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Veteran US journalist recalls covering his first gay rights protest in 1967

Veteran US journalist recalls covering his first gay rights protest in 1967

A veteran US journalist has recalled covering one of the earliest ever LGBTI rights protests in US history to remind people of how much the world has changed in half a century.

Len Lear is the Local Life editor of the Chestnut Hill Local newspaper, but in 1967 he had only just started as a rookie journalist for the Philadelphia Tribune.

Just two months into the job he recalls receiving a call from a Barbara Gittings, who identified herself as a member of pioneering US gay rights group the Mattachine Society.

‘We would like you to come and cover our demonstration July 4, 2 pm, in front of Independence Hall,’ Lear recalls her saying, in a recollection of the event published earlier this week.

‘I and a group of other homosexuals, both men and women, will be peacefully picketing on behalf of equal rights for homosexuals. We would very much like you to come and write a story about it and take pictures.’

Lear says people under 50 just wouldn’t understand what it was like to receive a call like that during the 1960’s.

‘I would have been less shocked if Gittings had said that a group of Martians would be picketing outside Independence Hall,’ Lear writes, ‘If a poll had been taken in 1967 on the issue of homosexual marriage, I doubt if one straight male or female in the entire country would have favored it.’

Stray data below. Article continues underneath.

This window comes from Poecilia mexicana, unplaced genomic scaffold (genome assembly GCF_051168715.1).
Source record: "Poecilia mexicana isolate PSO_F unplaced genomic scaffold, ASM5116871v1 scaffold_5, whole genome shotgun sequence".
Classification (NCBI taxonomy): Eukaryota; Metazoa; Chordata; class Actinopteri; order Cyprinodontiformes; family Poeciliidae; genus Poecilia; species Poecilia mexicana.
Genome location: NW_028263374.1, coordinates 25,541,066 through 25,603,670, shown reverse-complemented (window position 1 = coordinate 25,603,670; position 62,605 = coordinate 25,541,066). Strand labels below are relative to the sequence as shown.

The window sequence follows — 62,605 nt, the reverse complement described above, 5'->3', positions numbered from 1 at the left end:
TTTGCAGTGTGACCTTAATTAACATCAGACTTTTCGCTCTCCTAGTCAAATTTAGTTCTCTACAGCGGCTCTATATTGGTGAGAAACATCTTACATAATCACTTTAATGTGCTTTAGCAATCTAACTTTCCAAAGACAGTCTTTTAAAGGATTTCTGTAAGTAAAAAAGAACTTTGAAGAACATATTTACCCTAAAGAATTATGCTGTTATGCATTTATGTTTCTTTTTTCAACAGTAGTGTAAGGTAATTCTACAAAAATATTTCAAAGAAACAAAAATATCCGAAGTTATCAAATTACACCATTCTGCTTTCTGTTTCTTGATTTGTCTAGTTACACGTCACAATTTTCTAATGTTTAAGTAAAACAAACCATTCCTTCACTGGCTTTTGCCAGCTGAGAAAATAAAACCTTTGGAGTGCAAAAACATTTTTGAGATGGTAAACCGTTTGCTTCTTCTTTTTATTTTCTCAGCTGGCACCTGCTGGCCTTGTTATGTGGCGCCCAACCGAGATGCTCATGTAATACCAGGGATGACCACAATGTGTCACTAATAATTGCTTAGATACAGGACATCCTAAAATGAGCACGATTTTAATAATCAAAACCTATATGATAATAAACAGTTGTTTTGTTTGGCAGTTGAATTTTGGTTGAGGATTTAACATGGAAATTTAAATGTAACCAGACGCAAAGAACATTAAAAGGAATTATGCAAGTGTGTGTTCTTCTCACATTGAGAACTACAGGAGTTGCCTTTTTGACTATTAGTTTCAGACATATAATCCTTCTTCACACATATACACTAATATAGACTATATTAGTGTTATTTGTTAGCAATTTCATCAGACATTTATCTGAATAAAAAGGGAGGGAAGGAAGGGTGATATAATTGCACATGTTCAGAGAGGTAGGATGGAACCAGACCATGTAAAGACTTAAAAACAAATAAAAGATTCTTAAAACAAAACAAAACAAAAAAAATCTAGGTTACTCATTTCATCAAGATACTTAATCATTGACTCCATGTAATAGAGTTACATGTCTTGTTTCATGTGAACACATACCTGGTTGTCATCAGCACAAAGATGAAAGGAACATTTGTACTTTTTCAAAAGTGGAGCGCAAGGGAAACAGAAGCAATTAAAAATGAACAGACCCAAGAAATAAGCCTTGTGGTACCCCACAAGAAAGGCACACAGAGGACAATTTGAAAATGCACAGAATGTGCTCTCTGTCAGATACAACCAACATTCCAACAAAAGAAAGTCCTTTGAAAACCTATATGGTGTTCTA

Lear says his first response was to ask if he was being prank called.

‘She assured me it was not,’ Lear recalls, ‘She said this would be the group’s third annual July 4 demonstration and that she had called the Tribune the previous two years, but no one had come out to cover it.’

‘After I took down the information and told the editor about it, he said, “Are there supposed to be any Negroes involved in the protest?” I told him I had no idea, that I was so shocked by the call, I did not think to ask.’

Despite the protest being on a public holiday Lear decided to cover the protest even though he was not getting paid for it.

‘I went to the demonstration and saw a group of men in suits and ties and women in dresses walking quietly and solemnly carrying signs with messages like “Support Homosexual Rights” and “Homosexuals Should be Judged as Individuals.” I was stunned, as were tourists and passersby who happened to be in the area,’ Lear recalls.

‘One pedestrian saw me taking pictures and asked me, “Is this a scene in a movie?”

I spoke to some of the marchers after the demonstration was over and was shocked to find that they seemed so normal. I was really skeptical as to whether they were really all homosexuals. I thought maybe the organizers had recruited straight people to pretend to be homosexuals.’

‘But that was the beginning of a long, slow, gradual transformation in my own thinking and, I’m sure, in the thinking of millions of other Americans right up to the present day. The non-famous marchers, who were thankfully not beaten by police or onlookers that July 4 (I didn’t even hear any insults hurled at them), were incredibly gutsy pioneers who deserve their place in American History books alongside Susan B. Anthony, Harriet Tubman, Henry David Thoreau, William Lloyd Garrison, Cesar Chavez, Martin Luther King and so many other revolutionaries who jeopardized their very lives to persuade us to live up to the ideals in our Constitution.’

Two years later the Stonewall Riots would put the issue of LGBTI rights under a national spotlight and a year after that the Mattachine marchers would travel to New York to take part in the first march commemorating the riots – which today continues as New York City’s Pride Parade.

The city of Philadelphia is this month commemorating the first ever public call for equality by LGBTI Americans which took place 50 years ago outside the city’s Independence Hall in 1965.